If the deformation and inflation of the volcanic system is *only* hydrothermal, this could easily end up being a catastrophic phreatic eruption. This could be just as powerful as any fresh magmatic eruption, though likely brief. However if this is the result of new magmatic injection, as the study (linked at top) suggests, then this is definitely very bad news.

The study indicates that there is a 'point of no return' in regards to gas concentration and temperature, where gases that decompress could be hot enough to overcome the tensile strength of the crustal ceiling of the magma chamber, which would result in rapid decompression - an eruption. The study bleakly suggests that this threshold is RAPIDLY approaching. And if this is true, and the current rate of inflation holds steady, then Campi Flegrei is likely to erupt. How strong, nobody is sure, and when, or how strong cannot be accurately predicted.

A super-eruption of Campi Flegrei would immediately put the city of Naples in dire peril, if not effect outright annihilation. The initial eruption would quite quickly generate a tsunami and ash cloud, with the tsunami wiping out vast areas of coastal Tunisia and Algeria. The ash fallout (depending on wind currents) would likely circumnavigate the globe in days to weeks, ushering in a global winter for many years. Keep in mind, the famed 'year without a summer' was generated by a *mere* VEI7 eruption of Tambora. A VEI 8 is at least a thousand times more powerful.

The last super eruption seen by mankind was the eruption of the Toba supervolcano in Indonesia, some 75,000 years ago (according to ice cores and sediment records). This reduced a robust population of early humans down to about 5,000 individuals according to genetic and geological/archaeological studies. Today's human population has a better shot at survival due to our level of technological development on many fronts, but the poorest areas of the globe would likely suffer devastating losses.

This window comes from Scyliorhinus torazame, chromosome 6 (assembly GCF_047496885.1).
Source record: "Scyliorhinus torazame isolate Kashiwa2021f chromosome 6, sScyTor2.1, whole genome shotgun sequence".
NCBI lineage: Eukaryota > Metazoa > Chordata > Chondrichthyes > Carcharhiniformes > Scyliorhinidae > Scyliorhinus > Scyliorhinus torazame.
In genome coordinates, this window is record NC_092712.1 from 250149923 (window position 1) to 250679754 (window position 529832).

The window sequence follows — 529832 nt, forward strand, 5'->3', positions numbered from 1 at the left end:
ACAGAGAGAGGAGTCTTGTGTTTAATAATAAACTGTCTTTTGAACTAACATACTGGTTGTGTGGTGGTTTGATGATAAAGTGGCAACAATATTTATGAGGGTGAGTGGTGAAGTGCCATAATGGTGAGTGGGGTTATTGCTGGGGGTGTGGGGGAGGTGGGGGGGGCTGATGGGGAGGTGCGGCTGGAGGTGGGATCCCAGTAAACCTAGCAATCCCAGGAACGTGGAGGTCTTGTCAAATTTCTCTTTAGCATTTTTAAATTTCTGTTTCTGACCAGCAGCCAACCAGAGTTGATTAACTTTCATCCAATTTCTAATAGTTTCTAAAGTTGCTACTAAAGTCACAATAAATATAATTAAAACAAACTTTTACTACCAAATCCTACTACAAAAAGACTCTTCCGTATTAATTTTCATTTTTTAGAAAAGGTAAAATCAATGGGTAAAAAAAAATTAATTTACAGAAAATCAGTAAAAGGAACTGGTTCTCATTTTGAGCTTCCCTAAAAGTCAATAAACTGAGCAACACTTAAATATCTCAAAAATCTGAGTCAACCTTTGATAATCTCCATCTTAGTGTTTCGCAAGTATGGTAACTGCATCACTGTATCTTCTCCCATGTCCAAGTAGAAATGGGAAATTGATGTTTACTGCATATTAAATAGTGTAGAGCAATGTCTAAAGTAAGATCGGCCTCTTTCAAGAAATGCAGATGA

To put this into visual perspective....


Italy as thus increased the threat level of the volcano from "green" to "yellow" warranting urgent study. If in fact this giant is ready to blow, we'll likely need all the information we can get, and as soon as possible.

Wednesday, December 21, 2016

Alaska Volcano Bogoslof Pops

AVO has reported (so far) two POWERFUL eruptions from a remote Aleutian volcano, Bogoslof. Bogoslof Island has had many historical eruptions, but is quite remote. Today, pilot reports came in detailing a brief (about 30 minute) long eruption, which produced a high ash column of about 34,000 feet. A second eruption (which has just occurred) has produced another ash column of 35,000 feet. Not small eruptions for any stratovolcano.


Post from AVO showing Satellite imagery of the eruption of Bogoslof.

Bogoslof is the emergent summit (and remnants of multiple domes and peaks) of a large submarine volcano. It is a bit unique for an Aleutian volcano since it rests about 30 miles North of where you'd expect an Aleutian volcano to sit.


Google Earth image of Bogoslof pre-Dec 2016 eruption.

At this time it is unknown what effect the eruption has had on the islands morphology, as many different types of eruptions have occurred here, each leaving a distinct remnant which is typically swiftly eroded (as many oceanic volcanic islands are).

I will continue to update this post with further developments.